But as Aditya Bardia, MD, MPH, from the Mass General Cancer Center and colleagues previously reported, patients with metastatic TNBC treated in a large clinical trial with the compound sacituzumab govitecan (SG; tradename Trovdely) lived nearly twice as long as patients treated with chemotherapy alone.
‘The findings have potential clinical significance for guiding antibody-drug conjugate sequencing for patients with breast cancer.’
SG is an antibody-drug conjugate, consisting of an antibody targeted to a receptor called Trop2 found on the surface of most breast cancer cells, plus a cancer-killing compound known as SN-38 (topoisomerase I inhibitor). SG is designed to specifically seek out breast cancer cells and deliver SN-38 as its toxic “payload.”
Yet some patients with metastatic TNBC either do not benefit from treatment with SG or have an initial response to treatment but then develop drug-resistant disease.
Now, Bardia, with Leif Ellisen MD, PhD, director of Breast Medical Oncology at Mass General Cancer Center, and MGH colleagues, report that they have identified for the first time two separate alterations in the genome of TNBC cells that allow them to develop resistance to the antibody-drug conjugate in patients with triple-negative breast cancer.
“We undertook a study to look at the mechanisms of acquired resistance,” says Ellisen.
“In terms of de novo resistance, the data supported prior studies which suggested that the complete absence of Trop2 could be an important predictor of primary resistance. But the really remarkable part of the study had to do with acquired resistance,” he says.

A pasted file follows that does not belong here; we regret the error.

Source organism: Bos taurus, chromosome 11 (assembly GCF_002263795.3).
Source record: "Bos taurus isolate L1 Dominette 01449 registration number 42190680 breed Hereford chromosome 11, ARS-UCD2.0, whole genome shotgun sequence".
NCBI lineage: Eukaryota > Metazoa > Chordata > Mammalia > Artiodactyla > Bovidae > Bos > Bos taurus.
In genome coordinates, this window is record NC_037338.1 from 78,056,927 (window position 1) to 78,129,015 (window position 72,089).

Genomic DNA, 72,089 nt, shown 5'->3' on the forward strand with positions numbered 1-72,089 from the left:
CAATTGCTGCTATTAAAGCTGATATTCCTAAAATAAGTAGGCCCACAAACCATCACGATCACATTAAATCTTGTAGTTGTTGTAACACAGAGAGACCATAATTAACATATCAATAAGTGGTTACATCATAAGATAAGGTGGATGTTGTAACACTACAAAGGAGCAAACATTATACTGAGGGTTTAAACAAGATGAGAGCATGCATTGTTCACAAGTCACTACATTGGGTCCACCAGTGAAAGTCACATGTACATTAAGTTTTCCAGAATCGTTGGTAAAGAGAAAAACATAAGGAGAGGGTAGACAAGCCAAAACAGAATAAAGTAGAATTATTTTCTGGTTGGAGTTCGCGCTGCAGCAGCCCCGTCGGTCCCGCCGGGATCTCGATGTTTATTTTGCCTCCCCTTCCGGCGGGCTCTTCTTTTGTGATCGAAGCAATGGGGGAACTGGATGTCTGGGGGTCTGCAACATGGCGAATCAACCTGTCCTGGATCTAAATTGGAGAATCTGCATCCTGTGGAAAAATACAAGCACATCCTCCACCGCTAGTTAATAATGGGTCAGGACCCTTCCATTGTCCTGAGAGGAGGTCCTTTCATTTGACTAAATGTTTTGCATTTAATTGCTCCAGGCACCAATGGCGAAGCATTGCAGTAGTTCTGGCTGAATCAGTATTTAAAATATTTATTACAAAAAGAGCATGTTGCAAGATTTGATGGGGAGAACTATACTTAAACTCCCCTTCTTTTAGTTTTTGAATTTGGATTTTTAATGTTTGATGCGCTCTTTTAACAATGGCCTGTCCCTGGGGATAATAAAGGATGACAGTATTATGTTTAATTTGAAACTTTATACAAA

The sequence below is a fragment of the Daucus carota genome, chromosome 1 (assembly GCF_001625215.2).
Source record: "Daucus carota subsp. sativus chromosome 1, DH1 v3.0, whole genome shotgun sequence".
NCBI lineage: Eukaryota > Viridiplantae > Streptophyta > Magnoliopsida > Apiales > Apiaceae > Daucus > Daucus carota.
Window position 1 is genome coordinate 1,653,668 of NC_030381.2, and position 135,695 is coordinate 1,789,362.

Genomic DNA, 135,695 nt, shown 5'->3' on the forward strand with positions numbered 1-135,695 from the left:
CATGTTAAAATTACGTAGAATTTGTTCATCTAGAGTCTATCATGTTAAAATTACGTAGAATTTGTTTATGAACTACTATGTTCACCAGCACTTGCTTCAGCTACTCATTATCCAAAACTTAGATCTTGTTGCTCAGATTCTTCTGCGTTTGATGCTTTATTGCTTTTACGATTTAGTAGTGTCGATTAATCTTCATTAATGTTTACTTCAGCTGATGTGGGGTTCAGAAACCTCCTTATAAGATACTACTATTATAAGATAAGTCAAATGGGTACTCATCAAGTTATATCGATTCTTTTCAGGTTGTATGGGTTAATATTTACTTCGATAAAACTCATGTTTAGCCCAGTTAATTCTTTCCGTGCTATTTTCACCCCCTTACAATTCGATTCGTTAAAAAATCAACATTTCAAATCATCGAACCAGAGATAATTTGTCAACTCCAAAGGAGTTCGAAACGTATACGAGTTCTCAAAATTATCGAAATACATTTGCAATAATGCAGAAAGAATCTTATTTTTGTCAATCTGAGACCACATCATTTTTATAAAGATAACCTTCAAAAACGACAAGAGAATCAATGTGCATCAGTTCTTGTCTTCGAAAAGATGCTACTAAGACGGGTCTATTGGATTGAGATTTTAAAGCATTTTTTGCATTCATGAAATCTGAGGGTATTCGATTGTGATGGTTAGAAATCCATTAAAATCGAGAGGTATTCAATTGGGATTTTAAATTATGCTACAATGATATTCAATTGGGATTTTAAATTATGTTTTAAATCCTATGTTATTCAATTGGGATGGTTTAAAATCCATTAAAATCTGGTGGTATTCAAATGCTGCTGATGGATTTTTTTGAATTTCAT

When they studied the genomic profiles of tissues sampled both before treatment and after disease progression, they found that in multiple metastatic lesions from one woman who had an initial robust response to SG but later had disease progression and died from the disease, there were different molecular mechanisms of resistance in different metastatic lesions.
“All of the resistance mechanisms were driven by genetic changes in the metastatic tumor cells that were not present in the primary tumor. Remarkably, in one set of metastatic lesions there was a mutation in the Trop2 target of the antibody, and in another set of lesions there was actually a mutation in the target of the cytotoxic [cell-killing] payload,” says Ellisen.
“This is the first report describing mechanisms of acquired resistance to sacituzumab govitecan,” adds Bardia.
The study was supported by grants from the National Institutes of Health, the DoD Breast Cancer Research Program, the Terri Brodeur Breast Cancer Foundation Fellowship, MGH ECOR Fund for Medical Discovery Fellowship, Susan Eid Tumor Heterogeneity Initiative, Tracey Davis Breast Cancer Research Fund and by the Broad/IBM Cancer Resistance Research Project.